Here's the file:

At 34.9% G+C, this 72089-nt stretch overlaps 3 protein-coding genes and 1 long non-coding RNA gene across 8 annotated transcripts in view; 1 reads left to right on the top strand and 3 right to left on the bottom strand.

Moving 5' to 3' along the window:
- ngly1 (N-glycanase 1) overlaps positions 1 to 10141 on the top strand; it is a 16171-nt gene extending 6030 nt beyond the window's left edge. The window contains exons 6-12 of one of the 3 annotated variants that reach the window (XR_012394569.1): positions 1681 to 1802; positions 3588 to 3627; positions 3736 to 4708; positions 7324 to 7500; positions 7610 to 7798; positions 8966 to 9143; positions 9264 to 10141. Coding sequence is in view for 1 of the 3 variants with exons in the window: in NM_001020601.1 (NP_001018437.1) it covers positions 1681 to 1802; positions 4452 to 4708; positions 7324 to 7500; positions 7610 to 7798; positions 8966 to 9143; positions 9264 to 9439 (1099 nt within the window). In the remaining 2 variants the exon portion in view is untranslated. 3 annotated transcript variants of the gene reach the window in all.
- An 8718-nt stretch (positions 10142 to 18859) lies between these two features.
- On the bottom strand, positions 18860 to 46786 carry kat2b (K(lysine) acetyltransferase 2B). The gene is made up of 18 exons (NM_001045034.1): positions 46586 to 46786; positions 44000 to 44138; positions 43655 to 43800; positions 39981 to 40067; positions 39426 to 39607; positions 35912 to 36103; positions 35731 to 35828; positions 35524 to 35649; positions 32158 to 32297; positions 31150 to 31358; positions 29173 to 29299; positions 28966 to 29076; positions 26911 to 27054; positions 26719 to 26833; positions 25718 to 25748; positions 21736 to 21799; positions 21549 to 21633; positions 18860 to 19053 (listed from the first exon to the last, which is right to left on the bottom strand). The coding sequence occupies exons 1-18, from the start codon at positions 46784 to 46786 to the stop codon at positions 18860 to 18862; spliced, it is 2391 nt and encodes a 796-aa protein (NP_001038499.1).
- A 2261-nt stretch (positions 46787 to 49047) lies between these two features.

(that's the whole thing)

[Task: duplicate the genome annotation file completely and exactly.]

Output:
At 34.9% G+C, this 72089-nt stretch overlaps 3 protein-coding genes and 1 long non-coding RNA gene across 8 annotated transcripts in view; 1 reads left to right on the top strand and 3 right to left on the bottom strand.

Moving 5' to 3' along the window:
- ngly1 (N-glycanase 1) overlaps positions 1 to 10141 on the top strand; it is a 16171-nt gene extending 6030 nt beyond the window's left edge. The window contains exons 6-12 of one of the 3 annotated variants that reach the window (XR_012394569.1): positions 1681 to 1802; positions 3588 to 3627; positions 3736 to 4708; positions 7324 to 7500; positions 7610 to 7798; positions 8966 to 9143; positions 9264 to 10141. Coding sequence is in view for 1 of the 3 variants with exons in the window: in NM_001020601.1 (NP_001018437.1) it covers positions 1681 to 1802; positions 4452 to 4708; positions 7324 to 7500; positions 7610 to 7798; positions 8966 to 9143; positions 9264 to 9439 (1099 nt within the window). In the remaining 2 variants the exon portion in view is untranslated. 3 annotated transcript variants of the gene reach the window in all.
- An 8718-nt stretch (positions 10142 to 18859) lies between these two features.
- On the bottom strand, positions 18860 to 46786 carry kat2b (K(lysine) acetyltransferase 2B). The gene is made up of 18 exons (NM_001045034.1): positions 46586 to 46786; positions 44000 to 44138; positions 43655 to 43800; positions 39981 to 40067; positions 39426 to 39607; positions 35912 to 36103; positions 35731 to 35828; positions 35524 to 35649; positions 32158 to 32297; positions 31150 to 31358; positions 29173 to 29299; positions 28966 to 29076; positions 26911 to 27054; positions 26719 to 26833; positions 25718 to 25748; positions 21736 to 21799; positions 21549 to 21633; positions 18860 to 19053 (listed from the first exon to the last, which is right to left on the bottom strand). The coding sequence occupies exons 1-18, from the start codon at positions 46784 to 46786 to the stop codon at positions 18860 to 18862; spliced, it is 2391 nt and encodes a 796-aa protein (NP_001038499.1).
- A 2261-nt stretch (positions 46787 to 49047) lies between these two features.